No matter which side of the political aisle you stand on, the home building industry can look back on 2016 as an overall success. Among the reasons why: An expanding market saw impressive growth for townhouses and custom homes.
NAHB analysis recently determined that compared to 2015 totals, townhouse construction increased 12%, and custom single-family homes grew 8% in 2016 to a post-recession high. Much of this is due to an easing of credit standards and the return of more first-time home buyers.
The product line of Maryland-based Mid-Atlantic Builders is a prime example of the growing appeal of townhomes. The luxury home builder didn’t even begin producing townhomes until 2012; now, townhomes make up about 30% of its business.
“It’s not so much that people are screaming, ‘I want a townhouse!’” said Stephen Paul, Mid-Atlantic’s executive vice president of business operations. “But rather, urbanization is a primary driver, and building [townhouse developments] allows us to maintain a high-quality brand while giving our clients more affordable options.”
Paul further described the new-townhouse market by likening it to the automobile industry:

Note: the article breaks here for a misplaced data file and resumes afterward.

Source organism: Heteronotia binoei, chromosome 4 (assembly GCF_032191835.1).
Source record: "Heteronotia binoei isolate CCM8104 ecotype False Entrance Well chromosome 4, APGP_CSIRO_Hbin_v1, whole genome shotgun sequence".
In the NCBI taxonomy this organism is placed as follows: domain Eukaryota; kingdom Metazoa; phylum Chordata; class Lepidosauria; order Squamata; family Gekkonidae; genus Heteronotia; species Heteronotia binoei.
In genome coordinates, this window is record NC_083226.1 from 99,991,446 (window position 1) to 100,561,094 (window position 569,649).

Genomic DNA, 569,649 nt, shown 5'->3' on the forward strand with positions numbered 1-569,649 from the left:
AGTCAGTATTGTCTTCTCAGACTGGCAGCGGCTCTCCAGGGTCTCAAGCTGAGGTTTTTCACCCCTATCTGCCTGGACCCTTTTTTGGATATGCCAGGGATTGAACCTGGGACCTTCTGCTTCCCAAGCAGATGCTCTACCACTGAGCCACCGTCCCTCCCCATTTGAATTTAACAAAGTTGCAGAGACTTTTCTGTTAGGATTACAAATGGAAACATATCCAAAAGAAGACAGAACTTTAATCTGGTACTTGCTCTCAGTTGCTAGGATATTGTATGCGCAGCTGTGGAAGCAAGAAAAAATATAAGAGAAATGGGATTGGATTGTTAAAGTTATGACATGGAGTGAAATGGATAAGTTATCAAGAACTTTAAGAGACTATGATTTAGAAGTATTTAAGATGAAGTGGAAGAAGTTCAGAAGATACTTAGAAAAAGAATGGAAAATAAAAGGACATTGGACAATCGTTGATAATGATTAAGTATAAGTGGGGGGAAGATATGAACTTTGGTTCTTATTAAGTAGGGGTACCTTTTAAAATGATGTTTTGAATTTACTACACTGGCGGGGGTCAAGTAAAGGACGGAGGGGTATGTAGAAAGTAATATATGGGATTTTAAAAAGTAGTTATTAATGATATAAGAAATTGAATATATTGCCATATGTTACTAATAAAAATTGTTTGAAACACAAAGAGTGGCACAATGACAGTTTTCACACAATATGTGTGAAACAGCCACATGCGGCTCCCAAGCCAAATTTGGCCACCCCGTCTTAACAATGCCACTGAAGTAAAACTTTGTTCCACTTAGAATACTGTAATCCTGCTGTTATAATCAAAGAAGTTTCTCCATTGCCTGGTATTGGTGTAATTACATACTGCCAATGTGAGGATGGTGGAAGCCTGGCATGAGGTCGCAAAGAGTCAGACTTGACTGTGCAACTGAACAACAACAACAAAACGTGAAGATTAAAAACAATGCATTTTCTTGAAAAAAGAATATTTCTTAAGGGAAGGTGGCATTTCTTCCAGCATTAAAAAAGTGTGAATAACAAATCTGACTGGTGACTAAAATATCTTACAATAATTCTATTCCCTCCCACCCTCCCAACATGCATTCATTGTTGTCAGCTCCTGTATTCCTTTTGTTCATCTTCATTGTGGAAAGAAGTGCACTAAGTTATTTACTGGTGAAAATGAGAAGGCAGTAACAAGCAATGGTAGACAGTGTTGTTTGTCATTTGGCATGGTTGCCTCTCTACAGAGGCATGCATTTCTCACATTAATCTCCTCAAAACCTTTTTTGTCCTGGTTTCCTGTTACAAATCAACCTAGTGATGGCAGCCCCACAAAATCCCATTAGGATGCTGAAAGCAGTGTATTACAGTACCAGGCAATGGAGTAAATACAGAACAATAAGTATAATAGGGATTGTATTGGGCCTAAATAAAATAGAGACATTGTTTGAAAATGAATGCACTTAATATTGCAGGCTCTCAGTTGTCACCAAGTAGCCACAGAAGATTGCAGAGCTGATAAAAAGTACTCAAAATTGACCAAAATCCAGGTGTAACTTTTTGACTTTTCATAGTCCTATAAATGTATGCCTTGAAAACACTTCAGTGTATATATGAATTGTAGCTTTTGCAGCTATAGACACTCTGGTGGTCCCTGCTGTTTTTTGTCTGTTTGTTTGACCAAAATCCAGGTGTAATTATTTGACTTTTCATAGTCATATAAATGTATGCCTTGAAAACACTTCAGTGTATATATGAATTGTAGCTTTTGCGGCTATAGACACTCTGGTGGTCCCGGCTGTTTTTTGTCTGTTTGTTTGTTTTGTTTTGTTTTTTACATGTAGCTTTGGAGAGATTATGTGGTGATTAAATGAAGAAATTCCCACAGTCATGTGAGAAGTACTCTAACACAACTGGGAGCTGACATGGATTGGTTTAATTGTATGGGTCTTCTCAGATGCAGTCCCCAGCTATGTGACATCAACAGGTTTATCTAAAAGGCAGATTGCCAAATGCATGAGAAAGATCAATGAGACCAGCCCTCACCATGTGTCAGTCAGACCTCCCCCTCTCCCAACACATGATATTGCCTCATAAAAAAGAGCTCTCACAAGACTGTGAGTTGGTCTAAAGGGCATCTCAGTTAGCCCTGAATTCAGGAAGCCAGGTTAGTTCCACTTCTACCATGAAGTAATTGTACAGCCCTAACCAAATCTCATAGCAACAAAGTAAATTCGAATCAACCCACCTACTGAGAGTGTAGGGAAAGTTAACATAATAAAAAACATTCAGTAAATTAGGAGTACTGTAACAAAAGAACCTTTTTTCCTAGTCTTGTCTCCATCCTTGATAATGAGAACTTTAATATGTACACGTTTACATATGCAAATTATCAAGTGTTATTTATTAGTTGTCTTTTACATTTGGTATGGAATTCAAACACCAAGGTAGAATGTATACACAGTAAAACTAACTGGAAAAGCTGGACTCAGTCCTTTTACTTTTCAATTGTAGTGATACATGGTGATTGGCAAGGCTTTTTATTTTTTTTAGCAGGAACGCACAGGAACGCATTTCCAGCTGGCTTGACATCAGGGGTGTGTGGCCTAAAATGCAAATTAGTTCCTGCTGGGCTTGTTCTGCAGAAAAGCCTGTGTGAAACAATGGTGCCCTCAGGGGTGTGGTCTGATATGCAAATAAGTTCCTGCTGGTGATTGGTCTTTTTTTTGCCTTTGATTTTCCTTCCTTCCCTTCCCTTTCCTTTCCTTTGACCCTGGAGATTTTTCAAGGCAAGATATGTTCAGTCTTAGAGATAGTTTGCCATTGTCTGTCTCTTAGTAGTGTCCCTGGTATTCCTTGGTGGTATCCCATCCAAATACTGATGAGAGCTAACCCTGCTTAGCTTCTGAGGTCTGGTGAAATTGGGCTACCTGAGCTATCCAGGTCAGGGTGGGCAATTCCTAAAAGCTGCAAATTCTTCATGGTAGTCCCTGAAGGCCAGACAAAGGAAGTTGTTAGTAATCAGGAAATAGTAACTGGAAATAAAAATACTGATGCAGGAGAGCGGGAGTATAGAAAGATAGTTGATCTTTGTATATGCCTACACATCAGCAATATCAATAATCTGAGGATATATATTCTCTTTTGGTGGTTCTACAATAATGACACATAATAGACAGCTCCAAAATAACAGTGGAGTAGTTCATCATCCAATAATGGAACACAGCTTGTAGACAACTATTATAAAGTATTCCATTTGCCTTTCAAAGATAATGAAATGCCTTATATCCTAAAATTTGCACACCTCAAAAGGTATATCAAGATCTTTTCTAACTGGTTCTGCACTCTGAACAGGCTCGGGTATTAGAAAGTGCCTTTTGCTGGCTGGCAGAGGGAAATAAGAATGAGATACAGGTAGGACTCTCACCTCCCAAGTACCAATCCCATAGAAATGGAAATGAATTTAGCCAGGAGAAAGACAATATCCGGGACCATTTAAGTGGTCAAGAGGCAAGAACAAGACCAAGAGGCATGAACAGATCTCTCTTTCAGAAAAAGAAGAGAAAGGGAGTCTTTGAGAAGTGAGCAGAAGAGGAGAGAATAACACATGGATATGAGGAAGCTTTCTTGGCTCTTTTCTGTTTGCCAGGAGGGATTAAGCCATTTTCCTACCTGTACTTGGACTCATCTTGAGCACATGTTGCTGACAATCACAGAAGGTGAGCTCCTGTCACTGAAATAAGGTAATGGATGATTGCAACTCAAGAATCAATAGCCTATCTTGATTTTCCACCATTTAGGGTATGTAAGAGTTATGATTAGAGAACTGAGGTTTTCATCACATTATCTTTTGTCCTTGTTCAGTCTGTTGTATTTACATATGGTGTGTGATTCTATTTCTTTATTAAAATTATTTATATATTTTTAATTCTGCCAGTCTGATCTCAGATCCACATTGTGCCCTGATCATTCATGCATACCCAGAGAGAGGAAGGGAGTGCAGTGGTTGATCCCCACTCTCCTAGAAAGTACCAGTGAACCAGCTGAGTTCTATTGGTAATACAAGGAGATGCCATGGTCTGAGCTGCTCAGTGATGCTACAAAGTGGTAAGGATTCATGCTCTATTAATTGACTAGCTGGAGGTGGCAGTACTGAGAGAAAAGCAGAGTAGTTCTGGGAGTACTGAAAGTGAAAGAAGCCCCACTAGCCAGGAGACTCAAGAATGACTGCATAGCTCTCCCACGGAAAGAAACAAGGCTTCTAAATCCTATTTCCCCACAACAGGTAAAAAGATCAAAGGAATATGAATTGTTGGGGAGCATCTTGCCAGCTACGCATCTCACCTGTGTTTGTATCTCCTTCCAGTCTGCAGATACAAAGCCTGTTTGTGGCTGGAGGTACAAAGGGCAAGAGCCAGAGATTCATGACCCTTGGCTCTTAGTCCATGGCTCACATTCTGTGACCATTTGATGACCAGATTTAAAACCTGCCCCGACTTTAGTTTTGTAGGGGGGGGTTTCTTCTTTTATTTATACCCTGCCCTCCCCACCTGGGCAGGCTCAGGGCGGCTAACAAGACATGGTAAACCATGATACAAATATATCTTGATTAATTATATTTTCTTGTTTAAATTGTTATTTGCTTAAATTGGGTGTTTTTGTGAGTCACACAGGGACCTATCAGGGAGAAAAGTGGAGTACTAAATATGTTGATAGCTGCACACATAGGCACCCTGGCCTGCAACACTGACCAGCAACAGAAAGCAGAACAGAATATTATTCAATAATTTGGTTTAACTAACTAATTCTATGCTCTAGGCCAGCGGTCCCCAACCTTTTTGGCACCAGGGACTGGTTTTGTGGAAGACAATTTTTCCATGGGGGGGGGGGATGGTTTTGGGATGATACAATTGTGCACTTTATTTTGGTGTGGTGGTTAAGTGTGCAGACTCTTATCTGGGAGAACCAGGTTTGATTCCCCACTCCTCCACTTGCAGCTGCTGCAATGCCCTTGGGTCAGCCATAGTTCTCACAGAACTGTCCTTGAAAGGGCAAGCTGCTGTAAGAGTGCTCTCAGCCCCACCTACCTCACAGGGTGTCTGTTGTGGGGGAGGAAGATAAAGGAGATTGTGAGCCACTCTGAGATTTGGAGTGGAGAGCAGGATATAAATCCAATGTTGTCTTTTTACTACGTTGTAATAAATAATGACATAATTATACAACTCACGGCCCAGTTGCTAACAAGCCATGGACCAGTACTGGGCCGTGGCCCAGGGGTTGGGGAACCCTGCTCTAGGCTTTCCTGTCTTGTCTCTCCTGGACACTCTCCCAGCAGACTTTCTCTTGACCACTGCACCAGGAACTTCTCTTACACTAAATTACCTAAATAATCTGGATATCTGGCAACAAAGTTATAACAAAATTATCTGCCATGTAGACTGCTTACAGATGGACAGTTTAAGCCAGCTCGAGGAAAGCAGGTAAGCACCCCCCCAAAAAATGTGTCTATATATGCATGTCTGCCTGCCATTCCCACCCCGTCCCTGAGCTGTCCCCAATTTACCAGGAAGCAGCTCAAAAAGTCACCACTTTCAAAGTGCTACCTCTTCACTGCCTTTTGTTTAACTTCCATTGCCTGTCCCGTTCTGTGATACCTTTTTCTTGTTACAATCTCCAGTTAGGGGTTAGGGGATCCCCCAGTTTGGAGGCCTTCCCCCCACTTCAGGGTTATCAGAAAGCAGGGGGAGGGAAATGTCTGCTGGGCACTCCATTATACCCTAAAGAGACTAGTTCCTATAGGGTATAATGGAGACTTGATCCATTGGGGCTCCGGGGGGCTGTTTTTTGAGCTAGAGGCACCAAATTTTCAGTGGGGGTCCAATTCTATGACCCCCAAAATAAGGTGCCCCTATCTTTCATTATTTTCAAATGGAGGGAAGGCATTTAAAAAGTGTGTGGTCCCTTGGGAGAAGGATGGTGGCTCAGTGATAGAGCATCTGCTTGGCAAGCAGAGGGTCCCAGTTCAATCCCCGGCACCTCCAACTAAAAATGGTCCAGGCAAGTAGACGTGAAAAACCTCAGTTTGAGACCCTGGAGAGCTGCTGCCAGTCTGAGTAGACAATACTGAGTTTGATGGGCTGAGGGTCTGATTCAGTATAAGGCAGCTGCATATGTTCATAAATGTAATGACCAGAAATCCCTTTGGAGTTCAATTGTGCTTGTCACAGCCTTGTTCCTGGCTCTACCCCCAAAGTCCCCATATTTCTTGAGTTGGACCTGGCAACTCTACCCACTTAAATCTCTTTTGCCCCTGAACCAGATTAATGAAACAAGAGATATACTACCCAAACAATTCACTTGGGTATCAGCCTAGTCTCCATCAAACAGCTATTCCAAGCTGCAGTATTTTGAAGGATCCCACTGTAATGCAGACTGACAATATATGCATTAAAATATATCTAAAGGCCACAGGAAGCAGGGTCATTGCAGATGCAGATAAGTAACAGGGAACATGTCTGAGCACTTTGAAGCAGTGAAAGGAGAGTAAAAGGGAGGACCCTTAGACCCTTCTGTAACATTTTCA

“The demand for big, gas-guzzling cars has really diminished in many areas, and manufactures are increasing production of much smaller and more efficient vehicles,” Paul said. “Likewise for housing, consumers – especially those entering the market for the first time – want a high-quality product that’s more affordable and easier to maintain.”
But regardless if their focus is on townhouses or custom homes, builders still need to account for a greatly reduced work force that will likely struggle to keep up with buyer demand.
“I think most would agree with me when I say that 2016 was a great year for home building, but I believe that 2017 is going to push many of us [home builders] to the breaking point,” said Tim Neal, founder and president of Fairfax Custom Homes in Knoxville, Tenn, and Chairman of NAHB’s Custom Home Builders Committee.
“With labor shortages and cost increases, it’s shaping up to be a busy and challenging year,” he said. “I’m booking jobs now that I might not start until July or beyond. We never had this problem even in the boom years of the early 2000s.”
For further details on the growth of these two segments, visit EyeOnHousing.org.